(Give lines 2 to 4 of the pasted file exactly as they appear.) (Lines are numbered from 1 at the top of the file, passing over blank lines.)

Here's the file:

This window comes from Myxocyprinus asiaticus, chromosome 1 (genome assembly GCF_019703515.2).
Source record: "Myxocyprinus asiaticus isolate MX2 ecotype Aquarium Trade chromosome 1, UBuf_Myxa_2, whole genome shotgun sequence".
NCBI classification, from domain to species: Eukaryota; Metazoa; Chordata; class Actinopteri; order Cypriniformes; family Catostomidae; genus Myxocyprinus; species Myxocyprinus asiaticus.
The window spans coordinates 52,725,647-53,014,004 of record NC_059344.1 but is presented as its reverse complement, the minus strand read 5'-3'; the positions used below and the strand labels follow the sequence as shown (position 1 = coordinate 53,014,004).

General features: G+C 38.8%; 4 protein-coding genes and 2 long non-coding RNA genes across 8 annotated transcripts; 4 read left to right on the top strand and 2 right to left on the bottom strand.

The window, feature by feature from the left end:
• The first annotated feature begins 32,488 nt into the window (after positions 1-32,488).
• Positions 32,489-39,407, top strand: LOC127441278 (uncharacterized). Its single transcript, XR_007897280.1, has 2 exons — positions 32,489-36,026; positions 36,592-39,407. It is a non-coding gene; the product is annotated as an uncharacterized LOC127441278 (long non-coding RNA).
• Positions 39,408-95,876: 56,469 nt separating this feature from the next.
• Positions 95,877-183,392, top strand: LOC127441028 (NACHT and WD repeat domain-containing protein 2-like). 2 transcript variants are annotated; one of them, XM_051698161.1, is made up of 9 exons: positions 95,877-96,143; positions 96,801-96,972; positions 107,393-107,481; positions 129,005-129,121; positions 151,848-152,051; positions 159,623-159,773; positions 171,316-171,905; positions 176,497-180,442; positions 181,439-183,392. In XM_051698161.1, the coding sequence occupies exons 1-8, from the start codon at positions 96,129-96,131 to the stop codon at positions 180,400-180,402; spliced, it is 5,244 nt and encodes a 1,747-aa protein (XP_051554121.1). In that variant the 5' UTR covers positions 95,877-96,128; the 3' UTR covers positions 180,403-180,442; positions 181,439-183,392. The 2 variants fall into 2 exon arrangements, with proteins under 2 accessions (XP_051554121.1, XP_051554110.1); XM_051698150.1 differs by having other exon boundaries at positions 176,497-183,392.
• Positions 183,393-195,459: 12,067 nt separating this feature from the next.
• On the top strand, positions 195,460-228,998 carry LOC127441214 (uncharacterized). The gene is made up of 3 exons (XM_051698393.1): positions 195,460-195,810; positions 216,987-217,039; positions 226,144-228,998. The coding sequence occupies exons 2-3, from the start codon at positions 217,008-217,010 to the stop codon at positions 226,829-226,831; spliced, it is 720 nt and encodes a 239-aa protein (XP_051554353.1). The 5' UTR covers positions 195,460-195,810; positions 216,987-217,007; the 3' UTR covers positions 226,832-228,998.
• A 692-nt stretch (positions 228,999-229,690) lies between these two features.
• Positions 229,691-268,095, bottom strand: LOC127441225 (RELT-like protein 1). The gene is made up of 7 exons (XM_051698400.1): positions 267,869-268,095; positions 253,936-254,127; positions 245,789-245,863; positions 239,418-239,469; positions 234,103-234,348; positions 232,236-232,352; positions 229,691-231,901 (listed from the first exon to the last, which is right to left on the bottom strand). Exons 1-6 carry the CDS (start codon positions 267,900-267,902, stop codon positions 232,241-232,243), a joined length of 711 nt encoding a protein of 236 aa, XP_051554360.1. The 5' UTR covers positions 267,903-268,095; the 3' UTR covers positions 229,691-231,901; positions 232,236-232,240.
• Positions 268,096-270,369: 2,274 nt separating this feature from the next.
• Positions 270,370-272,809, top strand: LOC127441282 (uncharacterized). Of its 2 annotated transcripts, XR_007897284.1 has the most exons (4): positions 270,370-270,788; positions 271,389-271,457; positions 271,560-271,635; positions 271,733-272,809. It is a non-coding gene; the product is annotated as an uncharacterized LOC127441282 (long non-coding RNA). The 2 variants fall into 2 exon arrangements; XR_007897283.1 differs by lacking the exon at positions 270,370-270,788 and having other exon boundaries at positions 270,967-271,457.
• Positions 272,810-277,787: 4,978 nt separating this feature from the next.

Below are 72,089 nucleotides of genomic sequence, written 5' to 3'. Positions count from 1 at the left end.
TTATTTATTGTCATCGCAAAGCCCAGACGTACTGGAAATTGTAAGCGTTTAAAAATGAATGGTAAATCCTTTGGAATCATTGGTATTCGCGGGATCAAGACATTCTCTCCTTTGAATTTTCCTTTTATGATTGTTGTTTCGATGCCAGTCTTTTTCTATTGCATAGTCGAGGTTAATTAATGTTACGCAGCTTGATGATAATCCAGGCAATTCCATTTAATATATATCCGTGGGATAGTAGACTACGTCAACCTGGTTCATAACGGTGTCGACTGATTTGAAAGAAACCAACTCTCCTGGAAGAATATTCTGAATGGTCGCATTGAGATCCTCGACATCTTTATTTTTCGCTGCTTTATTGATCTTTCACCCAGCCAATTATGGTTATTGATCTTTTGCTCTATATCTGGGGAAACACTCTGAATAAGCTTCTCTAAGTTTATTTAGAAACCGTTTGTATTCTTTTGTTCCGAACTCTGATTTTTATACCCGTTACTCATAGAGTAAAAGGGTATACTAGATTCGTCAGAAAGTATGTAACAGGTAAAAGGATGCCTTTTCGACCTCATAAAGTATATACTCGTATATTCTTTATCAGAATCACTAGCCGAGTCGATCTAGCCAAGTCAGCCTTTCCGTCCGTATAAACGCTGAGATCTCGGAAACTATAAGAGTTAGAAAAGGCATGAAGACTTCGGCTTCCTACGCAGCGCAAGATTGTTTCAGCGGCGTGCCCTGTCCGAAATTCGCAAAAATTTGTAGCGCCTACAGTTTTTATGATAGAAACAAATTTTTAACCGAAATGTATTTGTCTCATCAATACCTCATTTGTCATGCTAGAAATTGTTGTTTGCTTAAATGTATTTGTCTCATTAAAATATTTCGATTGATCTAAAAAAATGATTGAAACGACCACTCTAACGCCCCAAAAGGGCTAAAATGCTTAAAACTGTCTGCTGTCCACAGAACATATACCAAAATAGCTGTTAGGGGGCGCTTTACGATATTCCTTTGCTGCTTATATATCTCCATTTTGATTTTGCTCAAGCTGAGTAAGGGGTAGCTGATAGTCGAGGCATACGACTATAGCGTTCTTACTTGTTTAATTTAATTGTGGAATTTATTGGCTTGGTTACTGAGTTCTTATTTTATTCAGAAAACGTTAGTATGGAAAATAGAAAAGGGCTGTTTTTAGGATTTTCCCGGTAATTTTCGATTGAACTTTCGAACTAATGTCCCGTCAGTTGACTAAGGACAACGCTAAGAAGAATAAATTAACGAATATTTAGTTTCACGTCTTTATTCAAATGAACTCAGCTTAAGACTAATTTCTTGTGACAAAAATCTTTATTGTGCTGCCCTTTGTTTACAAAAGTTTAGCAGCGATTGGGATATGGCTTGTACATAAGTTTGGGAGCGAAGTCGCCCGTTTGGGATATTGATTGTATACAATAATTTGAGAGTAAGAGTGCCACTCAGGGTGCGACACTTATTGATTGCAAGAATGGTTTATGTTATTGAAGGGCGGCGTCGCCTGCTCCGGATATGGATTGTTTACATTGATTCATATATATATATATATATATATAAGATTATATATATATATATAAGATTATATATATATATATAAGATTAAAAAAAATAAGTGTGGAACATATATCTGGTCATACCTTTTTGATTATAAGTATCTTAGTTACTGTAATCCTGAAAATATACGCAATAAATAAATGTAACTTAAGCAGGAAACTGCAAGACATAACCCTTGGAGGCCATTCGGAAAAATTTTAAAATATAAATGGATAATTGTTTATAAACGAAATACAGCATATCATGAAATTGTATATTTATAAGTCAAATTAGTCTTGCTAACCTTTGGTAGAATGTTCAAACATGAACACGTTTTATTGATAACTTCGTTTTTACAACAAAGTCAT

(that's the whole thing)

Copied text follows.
Source record: "Myxocyprinus asiaticus isolate MX2 ecotype Aquarium Trade chromosome 1, UBuf_Myxa_2, whole genome shotgun sequence".
NCBI classification, from domain to species: Eukaryota; Metazoa; Chordata; class Actinopteri; order Cypriniformes; family Catostomidae; genus Myxocyprinus; species Myxocyprinus asiaticus.
The window spans coordinates 52,725,647-53,014,004 of record NC_059344.1 but is presented as its reverse complement, the minus strand read 5'-3'; the positions used below and the strand labels follow the sequence as shown (position 1 = coordinate 53,014,004).